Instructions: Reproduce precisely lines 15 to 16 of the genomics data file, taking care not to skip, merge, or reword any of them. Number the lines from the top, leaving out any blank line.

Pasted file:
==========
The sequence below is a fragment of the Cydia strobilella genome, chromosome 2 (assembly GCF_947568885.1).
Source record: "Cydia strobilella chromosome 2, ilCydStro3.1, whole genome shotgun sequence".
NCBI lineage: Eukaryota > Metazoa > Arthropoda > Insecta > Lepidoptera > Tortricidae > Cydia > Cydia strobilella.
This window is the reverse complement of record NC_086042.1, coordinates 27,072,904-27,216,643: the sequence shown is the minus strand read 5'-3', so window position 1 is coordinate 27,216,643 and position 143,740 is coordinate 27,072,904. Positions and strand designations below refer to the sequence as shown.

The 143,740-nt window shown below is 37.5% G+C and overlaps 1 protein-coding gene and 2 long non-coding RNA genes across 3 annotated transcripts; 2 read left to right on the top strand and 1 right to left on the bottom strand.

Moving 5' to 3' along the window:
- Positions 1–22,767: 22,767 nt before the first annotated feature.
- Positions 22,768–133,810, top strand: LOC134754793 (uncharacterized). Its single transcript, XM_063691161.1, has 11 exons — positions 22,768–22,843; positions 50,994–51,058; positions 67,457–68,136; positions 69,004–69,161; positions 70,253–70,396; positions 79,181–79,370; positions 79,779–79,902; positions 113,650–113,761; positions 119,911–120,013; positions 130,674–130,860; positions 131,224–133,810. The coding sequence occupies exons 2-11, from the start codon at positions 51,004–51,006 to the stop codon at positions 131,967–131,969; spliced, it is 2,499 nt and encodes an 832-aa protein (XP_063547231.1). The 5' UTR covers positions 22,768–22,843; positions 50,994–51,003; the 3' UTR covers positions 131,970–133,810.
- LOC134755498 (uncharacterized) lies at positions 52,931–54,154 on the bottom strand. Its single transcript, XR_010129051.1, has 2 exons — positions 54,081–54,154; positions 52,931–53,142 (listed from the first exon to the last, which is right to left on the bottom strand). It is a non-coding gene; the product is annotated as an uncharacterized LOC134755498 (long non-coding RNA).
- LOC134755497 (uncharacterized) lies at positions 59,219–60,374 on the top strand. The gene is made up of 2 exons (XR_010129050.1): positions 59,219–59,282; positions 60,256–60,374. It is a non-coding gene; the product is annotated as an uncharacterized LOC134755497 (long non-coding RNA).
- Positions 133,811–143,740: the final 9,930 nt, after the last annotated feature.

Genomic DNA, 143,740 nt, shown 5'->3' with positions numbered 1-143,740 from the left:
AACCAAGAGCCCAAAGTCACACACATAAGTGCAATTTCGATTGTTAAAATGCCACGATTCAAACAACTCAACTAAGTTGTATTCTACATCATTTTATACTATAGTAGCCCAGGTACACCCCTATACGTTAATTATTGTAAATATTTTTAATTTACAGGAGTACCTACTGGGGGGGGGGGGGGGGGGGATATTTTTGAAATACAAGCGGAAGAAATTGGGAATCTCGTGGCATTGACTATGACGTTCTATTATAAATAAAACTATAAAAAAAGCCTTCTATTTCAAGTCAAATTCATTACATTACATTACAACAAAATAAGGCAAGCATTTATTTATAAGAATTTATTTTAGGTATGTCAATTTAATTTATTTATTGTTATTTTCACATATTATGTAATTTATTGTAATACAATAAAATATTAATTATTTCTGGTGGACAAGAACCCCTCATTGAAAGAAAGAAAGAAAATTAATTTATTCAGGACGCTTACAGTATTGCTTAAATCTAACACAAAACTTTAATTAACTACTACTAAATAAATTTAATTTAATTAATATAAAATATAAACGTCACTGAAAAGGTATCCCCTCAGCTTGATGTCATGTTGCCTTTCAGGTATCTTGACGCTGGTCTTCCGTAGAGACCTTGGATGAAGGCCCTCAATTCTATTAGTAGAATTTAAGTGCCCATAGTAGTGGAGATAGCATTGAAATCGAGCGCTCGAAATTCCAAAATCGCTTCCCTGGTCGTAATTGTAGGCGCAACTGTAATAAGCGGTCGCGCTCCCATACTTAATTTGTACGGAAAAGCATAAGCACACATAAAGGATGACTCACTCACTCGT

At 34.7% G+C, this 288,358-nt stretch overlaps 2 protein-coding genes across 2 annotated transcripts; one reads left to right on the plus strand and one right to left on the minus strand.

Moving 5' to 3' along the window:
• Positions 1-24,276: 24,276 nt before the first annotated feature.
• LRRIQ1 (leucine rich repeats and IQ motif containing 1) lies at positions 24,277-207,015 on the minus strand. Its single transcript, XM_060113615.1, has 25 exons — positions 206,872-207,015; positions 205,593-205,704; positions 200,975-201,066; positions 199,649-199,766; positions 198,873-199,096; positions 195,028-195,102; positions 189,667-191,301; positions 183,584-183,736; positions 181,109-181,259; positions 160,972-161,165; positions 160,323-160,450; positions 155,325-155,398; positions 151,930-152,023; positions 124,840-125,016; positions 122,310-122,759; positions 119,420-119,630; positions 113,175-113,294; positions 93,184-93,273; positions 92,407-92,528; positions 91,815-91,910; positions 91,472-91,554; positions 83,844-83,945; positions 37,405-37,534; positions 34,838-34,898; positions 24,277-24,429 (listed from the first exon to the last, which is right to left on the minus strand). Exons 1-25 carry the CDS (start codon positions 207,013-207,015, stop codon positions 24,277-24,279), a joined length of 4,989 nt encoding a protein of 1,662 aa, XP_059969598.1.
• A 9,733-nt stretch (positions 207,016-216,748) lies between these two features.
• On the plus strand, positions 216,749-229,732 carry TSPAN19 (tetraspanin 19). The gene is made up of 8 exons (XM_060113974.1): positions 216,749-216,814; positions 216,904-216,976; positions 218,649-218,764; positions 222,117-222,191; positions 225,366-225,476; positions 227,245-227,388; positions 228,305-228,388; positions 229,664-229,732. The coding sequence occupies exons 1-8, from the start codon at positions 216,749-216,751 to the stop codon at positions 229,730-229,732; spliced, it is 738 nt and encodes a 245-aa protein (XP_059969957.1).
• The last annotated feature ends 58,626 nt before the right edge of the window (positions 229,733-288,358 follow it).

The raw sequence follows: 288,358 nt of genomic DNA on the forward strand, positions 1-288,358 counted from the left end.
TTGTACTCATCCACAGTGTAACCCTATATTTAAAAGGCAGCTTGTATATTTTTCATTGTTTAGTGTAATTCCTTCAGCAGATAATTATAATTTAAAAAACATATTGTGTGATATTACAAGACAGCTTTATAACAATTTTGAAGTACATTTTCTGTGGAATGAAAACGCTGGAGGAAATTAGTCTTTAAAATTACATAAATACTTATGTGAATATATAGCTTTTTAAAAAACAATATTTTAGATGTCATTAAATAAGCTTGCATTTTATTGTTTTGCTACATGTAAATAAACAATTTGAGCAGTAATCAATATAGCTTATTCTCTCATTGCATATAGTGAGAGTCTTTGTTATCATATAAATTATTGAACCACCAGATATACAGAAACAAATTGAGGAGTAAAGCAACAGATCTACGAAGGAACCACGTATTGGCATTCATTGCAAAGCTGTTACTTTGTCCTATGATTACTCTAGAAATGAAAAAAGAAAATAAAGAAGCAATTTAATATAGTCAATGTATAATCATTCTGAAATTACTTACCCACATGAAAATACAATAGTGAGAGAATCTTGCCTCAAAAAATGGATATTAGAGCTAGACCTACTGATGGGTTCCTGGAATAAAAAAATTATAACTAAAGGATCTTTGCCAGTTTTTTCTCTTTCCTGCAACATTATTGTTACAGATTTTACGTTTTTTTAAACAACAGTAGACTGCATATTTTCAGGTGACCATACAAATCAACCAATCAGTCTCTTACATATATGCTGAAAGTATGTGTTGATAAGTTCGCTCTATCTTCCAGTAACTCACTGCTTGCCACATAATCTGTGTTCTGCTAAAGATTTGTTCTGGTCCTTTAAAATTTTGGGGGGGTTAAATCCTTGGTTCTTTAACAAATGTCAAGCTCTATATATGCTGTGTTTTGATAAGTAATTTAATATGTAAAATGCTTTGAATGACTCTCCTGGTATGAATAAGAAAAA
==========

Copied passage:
Moving 5' to 3' along the window:
• Positions 1-24,276: 24,276 nt before the first annotated feature.